Published on
Jan 11, 2024

The article, “The anticipatory paradigm,” published on June 29, 2023, in AI Magazine by the authors, Dr. Dustin Dannenhauer, Dr. Adam Amos-Binks, and Dr. Leilani H. Gilpin suggests that “anticipatory thinking” is a necessary next step in the development of artificial intelligence.  The authors describe this as the ability of AI to acknowledge future unknowns beyond what existing data tells us, then identify, assess risks, and make a leap beyond the data.  

To describe the desired function, Dr. Dannenhauer, an AI scientist at Parallax Advanced Research, points to how humans attempt to anticipate the likelihood of future events, risks, and rewards associated with decision-making. He identifies three types of anticipatory thinking, “available anticipatory thinking,” “variant anticipatory thinking,” and “novel anticipatory thinking.” In available anticipatory thinking, humans draw conclusions from identified or identifiable data. For example, a homeowner uses historical data to estimate the value of home insurance based upon the home’s location. The home is in a geographic area where available information indicates there is very little risk, based upon historical data, of hurricanes.  

In the absence of accurate historical data, a homeowner may make a guess about the future that helps mitigate high impact risks, employing the capability Dr. Dannenhauer calls “variant anticipatory thinking.” For example, some homeowners in Atlantic Canada raised their houses on stilts prior to Hurricane Fiona despite no past evidence of flooding. They did this anticipating a possible danger with a high impact, despite the low probability, and were much better prepared for a storm that caused immense damages to their neighbors.

In novel anticipatory thinking, experts such as actuaries anticipate risks of entirely unprecedented events. An example includes insuring a home with a valuable view against “loss” of that view due to new types of environmental events affecting air quality.  

Dr. Dannenhauer and his coauthors argue that current AI platforms are poor at anticipating risks, and they call for research into variant and novel anticipatory thinking particularly. Applications in national defense are particularly important, where defense analysts need to mitigate risks from novel technologies and emergent social movements. By spending computational time reviewing low-probability scenarios, new technology for anticipatory thinking will help prepare us against significant future dangers that we haven’t imagined yet.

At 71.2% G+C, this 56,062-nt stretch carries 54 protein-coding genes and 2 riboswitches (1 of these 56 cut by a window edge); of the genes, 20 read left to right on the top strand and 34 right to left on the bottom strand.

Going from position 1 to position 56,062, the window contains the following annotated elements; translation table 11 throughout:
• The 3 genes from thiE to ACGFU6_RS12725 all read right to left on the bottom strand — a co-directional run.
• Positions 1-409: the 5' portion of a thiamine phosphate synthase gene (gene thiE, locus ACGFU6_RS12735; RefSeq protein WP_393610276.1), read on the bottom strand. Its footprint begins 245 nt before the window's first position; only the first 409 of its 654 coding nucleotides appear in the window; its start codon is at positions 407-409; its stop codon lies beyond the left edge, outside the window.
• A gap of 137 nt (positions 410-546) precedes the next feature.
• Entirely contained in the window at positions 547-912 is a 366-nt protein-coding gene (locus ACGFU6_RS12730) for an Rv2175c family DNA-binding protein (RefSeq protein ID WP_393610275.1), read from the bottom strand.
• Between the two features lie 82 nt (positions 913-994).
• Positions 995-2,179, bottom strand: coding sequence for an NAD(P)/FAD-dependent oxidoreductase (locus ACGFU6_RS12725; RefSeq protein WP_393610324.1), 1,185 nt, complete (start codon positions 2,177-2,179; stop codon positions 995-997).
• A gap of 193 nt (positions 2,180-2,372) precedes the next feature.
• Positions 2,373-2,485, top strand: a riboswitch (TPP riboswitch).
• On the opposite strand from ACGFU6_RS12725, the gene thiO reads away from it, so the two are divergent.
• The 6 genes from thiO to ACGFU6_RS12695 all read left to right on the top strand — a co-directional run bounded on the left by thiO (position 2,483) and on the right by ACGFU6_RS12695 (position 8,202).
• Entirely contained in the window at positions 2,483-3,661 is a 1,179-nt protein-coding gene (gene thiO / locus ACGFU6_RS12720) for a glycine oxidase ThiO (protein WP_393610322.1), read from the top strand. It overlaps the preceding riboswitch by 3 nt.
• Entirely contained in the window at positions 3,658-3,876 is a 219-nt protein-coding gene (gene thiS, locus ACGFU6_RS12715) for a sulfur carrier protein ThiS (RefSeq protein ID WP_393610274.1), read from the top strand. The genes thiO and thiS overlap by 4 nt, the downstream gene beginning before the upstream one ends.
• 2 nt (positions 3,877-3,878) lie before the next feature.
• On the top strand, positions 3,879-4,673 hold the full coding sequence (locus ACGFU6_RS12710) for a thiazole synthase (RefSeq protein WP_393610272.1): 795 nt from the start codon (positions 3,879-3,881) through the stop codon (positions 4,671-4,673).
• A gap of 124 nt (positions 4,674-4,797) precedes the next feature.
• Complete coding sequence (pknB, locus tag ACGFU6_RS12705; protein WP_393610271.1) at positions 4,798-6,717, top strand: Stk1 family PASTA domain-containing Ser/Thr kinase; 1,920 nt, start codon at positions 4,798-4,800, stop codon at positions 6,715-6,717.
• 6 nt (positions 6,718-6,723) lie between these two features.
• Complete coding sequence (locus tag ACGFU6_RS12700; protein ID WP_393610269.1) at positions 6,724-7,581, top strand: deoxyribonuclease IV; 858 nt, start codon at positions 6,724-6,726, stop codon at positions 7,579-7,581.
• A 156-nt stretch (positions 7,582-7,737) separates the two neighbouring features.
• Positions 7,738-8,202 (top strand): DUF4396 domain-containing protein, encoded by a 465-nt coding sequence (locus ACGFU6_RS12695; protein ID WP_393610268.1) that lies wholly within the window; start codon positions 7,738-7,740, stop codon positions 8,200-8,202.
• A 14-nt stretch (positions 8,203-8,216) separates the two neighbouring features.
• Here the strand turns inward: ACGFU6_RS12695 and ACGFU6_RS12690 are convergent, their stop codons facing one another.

The explanation and analogy the authors use is this: We live in an “open world,” where novel, unpredicted events happen all the time. For example, cell phones are ubiquitous today and affect every aspect of daily life but were completely unanticipated two hundred years ago. Throughout history, we’ve had massive exposure from these kinds of unknown future risks, but scientists like Dr. Dannenhauer are trying to change that, using computer power to imagine the unimaginable.


About Parallax Advanced Research

Parallax Advanced Research is a 501(c)(3) private nonprofit research institute that tackles global challenges through strategic partnerships with government, industry, and academia. It accelerates innovation, addresses critical global issues, and develops groundbreaking ideas with its partners. With offices in Ohio and Virginia, Parallax aims to deliver new solutions and speed them to market. In 2023, Parallax and the Ohio Aerospace Institute (OAI) formed a collaborative affiliation to drive innovation and technological advancements in Ohio and for the Nation. OAI plays a pivotal role in advancing the aerospace industry in Ohio and the nation by fostering collaborations between universities, aerospace industries, and government organizations and managing aerospace research, education, and workforce development projects. More information about both organizations can be found at and